Romania and Bulgaria act to stop Black Sea coastal erosion


Brussels will aid the two countries in coping with the phenomenon.

By Paul Ciocoiu for Southeast European Times in Bucharest -- 17/04/13


About 40 metres of coastline is expected to disappear over the next 20 years in the worst affected areas. [European Commission]

The EU's financial help in tackling Black Sea coastal erosion will give an economic spur to the Romanian and Bulgarian seaside and will protect the environment, officials said.

Earlier this month, the European Commission approved a disbursement of 145 million euros for Romania to protect its coastline, while another EU funded coastal rehabilitation project is under way in Bulgaria.

"We have come up with a master plan to rehabilitate the affected region which aims to fight the coastal erosion for the next decades," Catalin Anton, spokesman for Apele Romane Dobrogea, the regional branch of the state water management authority, told SETimes.

About 40 metres of coastline is expected to disappear over the next 20 years in the worst affected areas, according to the authority's evaluation.

"The money we received from the European Commission will be allotted to the first phase of intervention of this master plan,which will see erosion prevention works by 2015. This first phase tackles the phenomenon in the areas with the strongest tourist potential," he said, adding that local authorities are going to apply for new EU funds after 2015.

The European Commission said funding is dispersed through its Cohesion Fund, and said that the project envisages an area which annually attracts 8 million tourists. Romania will contribute 25 million euros to the project.

"This project is a concrete example of how European funds can contribute to both economic development of the region and environmental protection. The measures will bring benefits both to locals and tourists … and will improve the region's attractiveness for business and tourism," the commission said.

The rehabilitation project will focus on five sectors that are spread along 7.5 kilometres and are the most severely affected by erosion.

About 33 hectares of beaches are expected to be regained by 2015, while 250 jobs will be created through the project, which will benefit about 278,000 people who live in the affected areas, the European Commission said.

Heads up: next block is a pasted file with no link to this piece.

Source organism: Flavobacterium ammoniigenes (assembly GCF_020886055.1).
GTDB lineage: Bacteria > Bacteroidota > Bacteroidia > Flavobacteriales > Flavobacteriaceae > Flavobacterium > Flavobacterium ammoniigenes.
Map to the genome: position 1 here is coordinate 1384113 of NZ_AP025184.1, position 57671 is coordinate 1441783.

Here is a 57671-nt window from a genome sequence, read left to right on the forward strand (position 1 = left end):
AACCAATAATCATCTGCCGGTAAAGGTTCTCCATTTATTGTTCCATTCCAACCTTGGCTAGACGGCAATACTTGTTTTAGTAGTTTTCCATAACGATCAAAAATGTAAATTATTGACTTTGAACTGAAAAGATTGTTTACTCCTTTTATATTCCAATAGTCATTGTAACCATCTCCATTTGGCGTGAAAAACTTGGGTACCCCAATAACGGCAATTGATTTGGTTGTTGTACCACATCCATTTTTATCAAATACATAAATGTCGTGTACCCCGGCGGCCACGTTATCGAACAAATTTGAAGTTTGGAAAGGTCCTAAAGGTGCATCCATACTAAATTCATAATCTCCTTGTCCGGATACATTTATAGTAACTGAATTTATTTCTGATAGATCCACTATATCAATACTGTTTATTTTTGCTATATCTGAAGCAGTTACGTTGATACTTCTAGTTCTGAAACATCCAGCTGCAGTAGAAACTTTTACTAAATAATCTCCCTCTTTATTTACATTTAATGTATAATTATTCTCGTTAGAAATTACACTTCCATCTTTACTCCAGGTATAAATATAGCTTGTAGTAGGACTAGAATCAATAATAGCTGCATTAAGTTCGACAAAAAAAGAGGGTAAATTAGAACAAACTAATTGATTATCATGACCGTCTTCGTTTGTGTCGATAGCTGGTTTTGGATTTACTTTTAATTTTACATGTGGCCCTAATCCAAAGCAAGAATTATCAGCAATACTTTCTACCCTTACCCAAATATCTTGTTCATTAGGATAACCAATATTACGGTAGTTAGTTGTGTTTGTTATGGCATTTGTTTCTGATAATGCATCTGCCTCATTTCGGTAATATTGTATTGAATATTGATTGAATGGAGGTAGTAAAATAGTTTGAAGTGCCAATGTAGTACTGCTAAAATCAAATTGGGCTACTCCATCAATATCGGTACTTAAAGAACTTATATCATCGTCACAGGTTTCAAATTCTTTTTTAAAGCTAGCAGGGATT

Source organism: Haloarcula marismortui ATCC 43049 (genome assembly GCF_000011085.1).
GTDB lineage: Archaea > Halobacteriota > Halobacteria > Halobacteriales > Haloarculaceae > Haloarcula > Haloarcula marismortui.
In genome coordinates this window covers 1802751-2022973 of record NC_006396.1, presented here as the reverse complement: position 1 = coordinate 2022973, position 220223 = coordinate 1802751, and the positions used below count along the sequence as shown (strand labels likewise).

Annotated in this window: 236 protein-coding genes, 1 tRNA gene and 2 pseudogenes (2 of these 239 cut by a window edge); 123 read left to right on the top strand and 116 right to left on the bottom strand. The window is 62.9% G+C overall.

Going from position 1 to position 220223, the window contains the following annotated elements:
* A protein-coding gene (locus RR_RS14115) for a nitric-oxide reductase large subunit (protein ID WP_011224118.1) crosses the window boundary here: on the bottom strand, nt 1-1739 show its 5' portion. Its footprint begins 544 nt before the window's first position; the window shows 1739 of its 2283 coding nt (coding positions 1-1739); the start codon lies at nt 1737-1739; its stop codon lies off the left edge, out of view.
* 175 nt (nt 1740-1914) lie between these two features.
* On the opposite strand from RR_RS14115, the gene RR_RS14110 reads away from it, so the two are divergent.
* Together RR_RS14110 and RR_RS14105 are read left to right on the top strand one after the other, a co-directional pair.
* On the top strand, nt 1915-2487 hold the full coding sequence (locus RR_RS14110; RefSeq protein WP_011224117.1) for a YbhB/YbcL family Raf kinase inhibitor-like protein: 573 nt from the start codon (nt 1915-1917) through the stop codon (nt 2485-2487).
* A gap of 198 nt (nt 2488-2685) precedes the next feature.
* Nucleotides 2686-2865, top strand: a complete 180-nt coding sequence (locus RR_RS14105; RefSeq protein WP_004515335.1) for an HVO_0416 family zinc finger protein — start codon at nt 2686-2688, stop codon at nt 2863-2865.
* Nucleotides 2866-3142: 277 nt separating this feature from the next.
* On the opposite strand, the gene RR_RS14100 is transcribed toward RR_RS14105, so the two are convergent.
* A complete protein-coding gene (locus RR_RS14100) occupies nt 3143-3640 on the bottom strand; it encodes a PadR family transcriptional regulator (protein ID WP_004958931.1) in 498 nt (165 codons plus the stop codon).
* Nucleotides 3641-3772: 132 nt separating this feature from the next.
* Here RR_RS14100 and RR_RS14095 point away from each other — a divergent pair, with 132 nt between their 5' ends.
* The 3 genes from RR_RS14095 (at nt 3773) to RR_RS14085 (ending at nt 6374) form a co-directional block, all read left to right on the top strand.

At the same time, millions of euros in damage will be avoided by significantly reducing the risk of flooding.

Bulgaria is also fighting the same phenomenon.

"There are numerous areas along the Bulgarian Black Sea coast that are affected by erosion," Lyubomir Dimitrov, an assistant professor at the Varna-based Institute of Oceanology of the Bulgarian Academy of Sciences, told SETimes.

More than 40 percent of the 378-kilometre long coastline, running from Cape Sivriburun on the country's border with Romania down to the estuary of the Rezovska River between Bulgaria and Turkey, is subject to erosion and abrasion.

Some of the affected areas Dimitrov listed included the village of Durankulak and the town of Shabla in the north and "almost everything" along the 20-kilometre stretch between the towns of Pomorie and Burgas.

Sea level rise, extreme wind waves, geological setting and changes in sediment supply are some of the environmental factors causing erosion along the coast. Human activities have also had an important impact.

"The erosion has increased significantly following the over-development of the seaside" in the past two decades, Dimitrov said.

The northern beach in the resort town of Primorsko was almost eaten away by storms in February 2012. The sand embankments the local people built in a bid to save the 2012 tourist season had little impact.

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The shoreline is said to have shrunk by about 20 metres since last year.

A project designed to prevent the risks of erosion and abrasion of the seashore at the northeastern town of Balchik is due to be completed in June. The programme is worth nearly half a million Euros, most of it coming from the European Regional Development Fund.

Correspondent Svetla Dimitrova in Sofia contributed to this report.

Can stopping the Black Sea coast erosion give a boost to the area's tourist industry? Let us know your thoughts in the comment section.

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